Created content could be scheduled to fit with certain times of the year, like the winter example, or with events, like World IBD Day or National Obesity Awareness Week, to optimise their effectiveness and provide maximum awareness of an issue.
Another popular technique which translates well to blogs and social media are Life Hacks. Life Hacks provide novel practical advice to people and are popular because they tend to show ways of using everyday items that are simple but most people would not have been able to imagine. One of the most difficult areas of advice giving is translating complex scientific theoretical knowledge into practical suggestions which fit in with an individual’s way of life. Collating and creating pieces of simple practical advice, framing them as Life Hacks and hosting them within a blog page would help empower patients to choose the advice that best fits their lifestyle. The example shown is a life hack that could be used for healthy eating on a budget and, for Dietitians, think how much easier the ENFit transition could have been with such resources. From lifehack.org
Life hacks can also be a good way of engaging service users as you can encourage them to create their own and then, for the ones which are safe and reliable, your service can promote them using social media streams (Twitter, Facebook, Instagram etc). This prevents the burden of creating such content falling solely onto healthcare staff. People also tend to be more compliant with advice when they feel that it comes from someone in a similar situation to them, than they do from a perceived authority figure.
A similar way to creatively engage and educate the pubic are memes. Memes are a good example of the way that information spreads through a society. Traditionally they are ideas and behaviours which are passed from person to person and are believed to proliferate and evolve in a manner similar to population-level genetic expression. Modern memes in social media are depictions, usually involving both images and words, of societal opinions which reflect shared experiences or ubiquitous attitudes and beliefs. These provide reference points to which other members of a community can relate and ultimately can result in the bonding of members without the need for personal acquaintance. These have become popular cultural tools because they are easily digestible, often humorous and are in a good format to be readily shared via social media. As such, the images used in memes are frequently reproduced by others with new tag lines reflecting a similar theme or emotion. This convention provides the opportunity for healthcare professionals to use recognised memes to access social consciousness and be advocates for our agenda.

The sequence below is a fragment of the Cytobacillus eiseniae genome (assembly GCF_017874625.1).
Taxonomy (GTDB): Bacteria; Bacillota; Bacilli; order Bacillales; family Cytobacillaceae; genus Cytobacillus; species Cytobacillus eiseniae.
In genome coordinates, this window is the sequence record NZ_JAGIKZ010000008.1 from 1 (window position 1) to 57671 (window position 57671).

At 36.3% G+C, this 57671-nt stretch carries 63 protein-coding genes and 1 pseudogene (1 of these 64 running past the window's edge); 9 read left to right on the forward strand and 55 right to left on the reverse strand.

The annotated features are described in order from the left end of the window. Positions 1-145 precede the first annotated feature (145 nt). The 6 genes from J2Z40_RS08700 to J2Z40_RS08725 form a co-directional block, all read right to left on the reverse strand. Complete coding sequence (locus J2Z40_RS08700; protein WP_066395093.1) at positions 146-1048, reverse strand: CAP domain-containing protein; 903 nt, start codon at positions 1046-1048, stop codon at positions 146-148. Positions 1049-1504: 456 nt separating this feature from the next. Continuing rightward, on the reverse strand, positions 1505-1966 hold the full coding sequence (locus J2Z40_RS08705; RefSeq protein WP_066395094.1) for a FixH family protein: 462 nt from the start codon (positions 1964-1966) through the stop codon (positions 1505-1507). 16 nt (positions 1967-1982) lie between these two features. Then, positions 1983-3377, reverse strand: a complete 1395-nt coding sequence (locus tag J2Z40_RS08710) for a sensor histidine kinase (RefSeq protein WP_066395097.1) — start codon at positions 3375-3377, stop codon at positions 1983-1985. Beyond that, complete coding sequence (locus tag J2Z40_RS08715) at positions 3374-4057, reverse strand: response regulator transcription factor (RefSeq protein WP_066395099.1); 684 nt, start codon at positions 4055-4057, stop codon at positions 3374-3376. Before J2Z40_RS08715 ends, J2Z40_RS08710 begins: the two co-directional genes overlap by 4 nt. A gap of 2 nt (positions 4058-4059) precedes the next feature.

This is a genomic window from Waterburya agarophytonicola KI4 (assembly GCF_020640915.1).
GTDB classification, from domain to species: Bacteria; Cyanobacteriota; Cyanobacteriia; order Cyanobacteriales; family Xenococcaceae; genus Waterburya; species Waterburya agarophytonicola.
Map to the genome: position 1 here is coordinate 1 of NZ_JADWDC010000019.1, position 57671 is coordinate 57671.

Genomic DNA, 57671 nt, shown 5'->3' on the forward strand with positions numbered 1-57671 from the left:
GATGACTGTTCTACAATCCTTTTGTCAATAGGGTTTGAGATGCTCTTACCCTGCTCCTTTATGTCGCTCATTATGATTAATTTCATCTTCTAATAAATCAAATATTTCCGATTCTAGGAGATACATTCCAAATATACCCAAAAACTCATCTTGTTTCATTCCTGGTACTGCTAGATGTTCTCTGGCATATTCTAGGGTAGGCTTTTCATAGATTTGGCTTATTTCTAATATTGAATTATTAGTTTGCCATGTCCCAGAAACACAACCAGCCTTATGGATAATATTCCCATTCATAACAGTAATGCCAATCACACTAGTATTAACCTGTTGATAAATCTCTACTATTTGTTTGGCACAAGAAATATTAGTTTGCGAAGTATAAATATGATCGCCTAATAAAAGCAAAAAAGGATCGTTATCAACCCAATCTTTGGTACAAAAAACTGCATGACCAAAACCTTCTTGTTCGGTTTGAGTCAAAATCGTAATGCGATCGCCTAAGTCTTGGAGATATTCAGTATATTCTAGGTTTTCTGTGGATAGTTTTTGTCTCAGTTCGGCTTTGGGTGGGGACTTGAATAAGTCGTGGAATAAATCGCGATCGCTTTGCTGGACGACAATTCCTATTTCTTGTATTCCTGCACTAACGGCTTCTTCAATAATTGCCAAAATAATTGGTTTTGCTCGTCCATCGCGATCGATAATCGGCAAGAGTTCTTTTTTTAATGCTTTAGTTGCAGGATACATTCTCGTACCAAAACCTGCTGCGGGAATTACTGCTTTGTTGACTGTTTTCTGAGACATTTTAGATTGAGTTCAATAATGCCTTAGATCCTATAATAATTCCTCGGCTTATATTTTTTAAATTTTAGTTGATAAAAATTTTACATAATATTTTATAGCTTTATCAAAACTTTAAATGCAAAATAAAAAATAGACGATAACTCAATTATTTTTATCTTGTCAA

Memes have the potential to go viral and can be a useful way of raising awareness of an issue as popular ones will be seen by millions of people in a short space of time. If used effectively they could be powerful tools to engage the general public, using a format in which they like to communicate, as well as facilitating bonding both inter- and intra-professionally with relatable experiences.
The above are examples of how health professionals can create and share evidence-based practical content in an engaging way for service users and the general public, moving away from the more static paper-based medium.
Check in next week for suggestions on how to share and signpost to appropriate content created by third parties, and how to get your message to reach a large number of people in the digital space.